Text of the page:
I scanned the group for a while and didn't see any big toms. This scanning took place while still in the fetal position and I could hear more behind me on the other side of my feet but couldn't see them. I was afraid to move because the closest one was 12 yards away and the furthest was about 25 yards away. I was no where near being in position to make a shot. I knew I had to move at some point because my gun was somewhere behind my back, and a good stretch away at that. I began moving an inch at a time to get flat on my back first and then raise my head for a better view. This took about 5 min and my abs were on fire, I was holding my body up off the ground a little to minimize sound and it was taking a toll. "Elvis leg" had set in from the fatigue or nerves or both and the sentries in the group started to pick up on my movement and the clucking and movement in the flock increased. Another dozen or so birds got on their feet knowing something was going on. It was late fall and the leaves were rustling with every move I made.
About this time I was on my back scanning for a big tom again but now with a full field of view. I was also reaching/feeling with my fingers for the benelli super black eagle II that was sold to me as a "turkey gun" with woodland camo. I was hoping it would do its job today but as I closed my fingers around the gun the turkeys riled up and the jig was up. The left side of the flock/crescent put 15 more yards between us in a flash and were out of range. TOnce they pulled out the rest joined and were running fast. I sat up full like I would in a layout blind and shouldered my gun. Turkeys where everywhere, the outer left rim of the turkey crescent had left and the "top" of the cresent all had their backs to me, it would have been a questionable shot at 30 yards. I swept the gun to my right hoping for birds. There were still plenty moving around. But I have shot into lifting flocks of geese with no bird to my credit and know how easy it is to shoot at nothing if you don't single out a bird in the confusion.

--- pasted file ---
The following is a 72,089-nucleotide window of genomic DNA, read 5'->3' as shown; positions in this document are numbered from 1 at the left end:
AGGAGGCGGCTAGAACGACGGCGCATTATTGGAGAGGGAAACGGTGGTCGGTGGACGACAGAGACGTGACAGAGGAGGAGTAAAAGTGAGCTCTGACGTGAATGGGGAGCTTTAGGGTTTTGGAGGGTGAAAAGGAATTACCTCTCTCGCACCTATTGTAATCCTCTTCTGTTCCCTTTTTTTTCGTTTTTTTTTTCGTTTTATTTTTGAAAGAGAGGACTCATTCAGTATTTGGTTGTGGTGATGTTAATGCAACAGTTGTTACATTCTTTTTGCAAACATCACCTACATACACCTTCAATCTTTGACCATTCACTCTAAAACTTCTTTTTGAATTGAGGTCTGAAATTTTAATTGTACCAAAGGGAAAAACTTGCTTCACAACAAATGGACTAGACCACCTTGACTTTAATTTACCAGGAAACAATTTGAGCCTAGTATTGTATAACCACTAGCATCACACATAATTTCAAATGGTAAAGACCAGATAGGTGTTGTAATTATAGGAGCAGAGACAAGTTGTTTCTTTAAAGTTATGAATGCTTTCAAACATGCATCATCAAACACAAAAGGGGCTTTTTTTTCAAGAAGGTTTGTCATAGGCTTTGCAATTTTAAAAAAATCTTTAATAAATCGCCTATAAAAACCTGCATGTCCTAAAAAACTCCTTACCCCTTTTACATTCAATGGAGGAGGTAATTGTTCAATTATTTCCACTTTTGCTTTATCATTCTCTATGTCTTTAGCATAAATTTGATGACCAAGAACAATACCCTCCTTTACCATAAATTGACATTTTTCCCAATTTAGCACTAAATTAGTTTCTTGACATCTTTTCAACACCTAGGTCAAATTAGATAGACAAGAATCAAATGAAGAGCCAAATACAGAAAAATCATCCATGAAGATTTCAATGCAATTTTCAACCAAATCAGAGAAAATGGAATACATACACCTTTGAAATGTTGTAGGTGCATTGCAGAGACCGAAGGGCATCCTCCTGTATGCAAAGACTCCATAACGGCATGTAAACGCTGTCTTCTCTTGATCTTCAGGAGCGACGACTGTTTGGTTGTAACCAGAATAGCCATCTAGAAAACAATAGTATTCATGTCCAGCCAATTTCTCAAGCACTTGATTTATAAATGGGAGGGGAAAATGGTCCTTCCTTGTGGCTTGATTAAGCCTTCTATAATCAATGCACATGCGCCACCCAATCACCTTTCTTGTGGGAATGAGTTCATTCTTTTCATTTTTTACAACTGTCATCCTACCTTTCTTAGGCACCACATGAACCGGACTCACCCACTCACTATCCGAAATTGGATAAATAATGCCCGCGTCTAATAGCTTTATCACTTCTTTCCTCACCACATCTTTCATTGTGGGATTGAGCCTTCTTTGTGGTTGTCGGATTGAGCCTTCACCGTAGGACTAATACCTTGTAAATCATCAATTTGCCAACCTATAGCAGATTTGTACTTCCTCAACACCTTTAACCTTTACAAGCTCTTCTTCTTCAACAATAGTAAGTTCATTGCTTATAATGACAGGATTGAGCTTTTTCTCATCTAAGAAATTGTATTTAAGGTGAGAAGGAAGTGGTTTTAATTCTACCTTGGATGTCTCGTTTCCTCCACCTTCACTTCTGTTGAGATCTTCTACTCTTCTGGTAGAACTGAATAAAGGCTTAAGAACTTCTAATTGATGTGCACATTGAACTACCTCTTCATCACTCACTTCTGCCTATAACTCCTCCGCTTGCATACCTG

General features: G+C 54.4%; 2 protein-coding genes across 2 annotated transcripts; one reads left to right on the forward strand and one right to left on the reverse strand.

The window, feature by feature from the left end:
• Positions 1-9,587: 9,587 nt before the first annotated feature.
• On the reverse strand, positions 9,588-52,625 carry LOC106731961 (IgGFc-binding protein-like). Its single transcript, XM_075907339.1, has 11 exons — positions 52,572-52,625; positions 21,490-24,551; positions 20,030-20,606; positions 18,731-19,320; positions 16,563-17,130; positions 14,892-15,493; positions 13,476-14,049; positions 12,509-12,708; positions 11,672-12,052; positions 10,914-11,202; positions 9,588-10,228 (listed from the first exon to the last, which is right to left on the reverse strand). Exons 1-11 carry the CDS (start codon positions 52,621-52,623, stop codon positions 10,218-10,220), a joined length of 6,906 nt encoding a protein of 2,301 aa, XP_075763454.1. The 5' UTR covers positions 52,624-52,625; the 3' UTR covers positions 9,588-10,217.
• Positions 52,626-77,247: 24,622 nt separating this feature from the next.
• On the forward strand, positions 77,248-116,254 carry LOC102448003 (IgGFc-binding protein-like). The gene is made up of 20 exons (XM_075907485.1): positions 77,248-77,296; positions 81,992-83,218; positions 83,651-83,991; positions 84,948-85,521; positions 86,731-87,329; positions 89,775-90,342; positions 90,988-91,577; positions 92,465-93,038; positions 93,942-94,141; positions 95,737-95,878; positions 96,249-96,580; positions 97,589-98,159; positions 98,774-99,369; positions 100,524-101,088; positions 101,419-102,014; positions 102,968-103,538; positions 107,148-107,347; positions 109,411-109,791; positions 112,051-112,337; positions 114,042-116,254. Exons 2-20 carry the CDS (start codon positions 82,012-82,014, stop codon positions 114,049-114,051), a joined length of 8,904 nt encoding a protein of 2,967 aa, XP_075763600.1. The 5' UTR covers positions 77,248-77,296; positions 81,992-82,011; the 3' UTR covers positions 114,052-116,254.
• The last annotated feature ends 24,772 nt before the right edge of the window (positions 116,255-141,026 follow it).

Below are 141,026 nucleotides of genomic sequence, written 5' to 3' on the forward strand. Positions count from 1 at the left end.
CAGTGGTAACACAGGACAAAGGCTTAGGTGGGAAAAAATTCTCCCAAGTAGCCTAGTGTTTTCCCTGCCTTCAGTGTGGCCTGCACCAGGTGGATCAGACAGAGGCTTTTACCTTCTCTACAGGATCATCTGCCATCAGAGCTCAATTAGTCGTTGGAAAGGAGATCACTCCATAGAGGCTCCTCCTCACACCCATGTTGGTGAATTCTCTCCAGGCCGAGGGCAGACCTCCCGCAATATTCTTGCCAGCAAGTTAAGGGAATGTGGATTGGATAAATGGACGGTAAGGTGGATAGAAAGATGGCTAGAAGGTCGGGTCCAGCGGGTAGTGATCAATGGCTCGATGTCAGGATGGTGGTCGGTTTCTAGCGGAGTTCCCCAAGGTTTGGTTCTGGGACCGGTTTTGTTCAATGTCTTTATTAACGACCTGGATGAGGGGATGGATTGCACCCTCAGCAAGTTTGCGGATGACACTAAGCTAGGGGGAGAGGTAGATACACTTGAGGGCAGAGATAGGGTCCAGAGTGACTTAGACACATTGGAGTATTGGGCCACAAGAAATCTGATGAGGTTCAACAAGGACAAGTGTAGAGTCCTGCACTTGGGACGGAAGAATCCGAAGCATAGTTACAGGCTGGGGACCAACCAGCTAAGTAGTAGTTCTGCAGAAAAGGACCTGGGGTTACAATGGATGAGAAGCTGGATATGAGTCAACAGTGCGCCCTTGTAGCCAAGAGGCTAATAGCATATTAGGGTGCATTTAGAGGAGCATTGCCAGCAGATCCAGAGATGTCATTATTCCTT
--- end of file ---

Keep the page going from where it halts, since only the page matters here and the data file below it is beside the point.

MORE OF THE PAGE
Seeing no toms I singled out a hen, it was the closest one of the last 2-3 that were in range. Thankfully they followed the pack in a more or less straight line and came right in front of me on their exit, this was the back bird in the right tail edge of the crescent, it was at about 20 yards. I put the bead on the turkey's head and the SBEII barked and released a tight pattern from a fully choked barrel. I was shooting Remmington nitro 3.5 inch turkey loads, 10 to a pack and #4 lead shot. This turkey dropped in place without one pellet below the neck.
It was my first turkey and I'll never forget waking up from dream that I was surrounded by turkeys to find out I really was surrounded by turkeys. I scanned them pretty good and never saw a beard in the group but just the same it made for a good story to go with the turkey noodle soup!